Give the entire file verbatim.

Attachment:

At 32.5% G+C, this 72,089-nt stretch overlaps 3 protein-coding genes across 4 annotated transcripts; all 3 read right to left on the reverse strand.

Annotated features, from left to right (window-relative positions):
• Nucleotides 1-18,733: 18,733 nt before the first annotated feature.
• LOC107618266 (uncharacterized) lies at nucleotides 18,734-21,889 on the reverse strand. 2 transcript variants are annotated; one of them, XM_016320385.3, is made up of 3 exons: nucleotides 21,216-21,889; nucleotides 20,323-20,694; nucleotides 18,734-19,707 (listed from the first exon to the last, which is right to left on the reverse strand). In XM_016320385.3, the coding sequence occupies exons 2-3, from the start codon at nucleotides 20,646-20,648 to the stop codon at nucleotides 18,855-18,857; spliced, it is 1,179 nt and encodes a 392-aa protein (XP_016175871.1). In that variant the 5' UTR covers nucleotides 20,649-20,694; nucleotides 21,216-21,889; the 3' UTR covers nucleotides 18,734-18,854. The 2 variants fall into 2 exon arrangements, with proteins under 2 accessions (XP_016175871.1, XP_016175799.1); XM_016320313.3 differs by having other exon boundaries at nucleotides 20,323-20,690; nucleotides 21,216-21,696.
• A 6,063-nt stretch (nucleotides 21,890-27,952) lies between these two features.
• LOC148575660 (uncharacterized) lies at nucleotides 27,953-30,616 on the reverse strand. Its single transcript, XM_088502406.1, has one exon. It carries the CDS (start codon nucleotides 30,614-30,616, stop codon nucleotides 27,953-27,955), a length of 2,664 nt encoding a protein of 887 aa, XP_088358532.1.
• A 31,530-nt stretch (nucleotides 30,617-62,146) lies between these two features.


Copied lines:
At 32.5% G+C, this 72,089-nt stretch overlaps 3 protein-coding genes across 4 annotated transcripts; all 3 read right to left on the reverse strand.

Annotated features, from left to right (window-relative positions):
• Nucleotides 1-18,733: 18,733 nt before the first annotated feature.
• LOC107618266 (uncharacterized) lies at nucleotides 18,734-21,889 on the reverse strand. 2 transcript variants are annotated; one of them, XM_016320385.3, is made up of 3 exons: nucleotides 21,216-21,889; nucleotides 20,323-20,694; nucleotides 18,734-19,707 (listed from the first exon to the last, which is right to left on the reverse strand). In XM_016320385.3, the coding sequence occupies exons 2-3, from the start codon at nucleotides 20,646-20,648 to the stop codon at nucleotides 18,855-18,857; spliced, it is 1,179 nt and encodes a 392-aa protein (XP_016175871.1). In that variant the 5' UTR covers nucleotides 20,649-20,694; nucleotides 21,216-21,889; the 3' UTR covers nucleotides 18,734-18,854. The 2 variants fall into 2 exon arrangements, with proteins under 2 accessions (XP_016175871.1, XP_016175799.1); XM_016320313.3 differs by having other exon boundaries at nucleotides 20,323-20,690; nucleotides 21,216-21,696.
• A 6,063-nt stretch (nucleotides 21,890-27,952) lies between these two features.
• LOC148575660 (uncharacterized) lies at nucleotides 27,953-30,616 on the reverse strand. Its single transcript, XM_088502406.1, has one exon. It carries the CDS (start codon nucleotides 30,614-30,616, stop codon nucleotides 27,953-27,955), a length of 2,664 nt encoding a protein of 887 aa, XP_088358532.1.
• A 31,530-nt stretch (nucleotides 30,617-62,146) lies between these two features.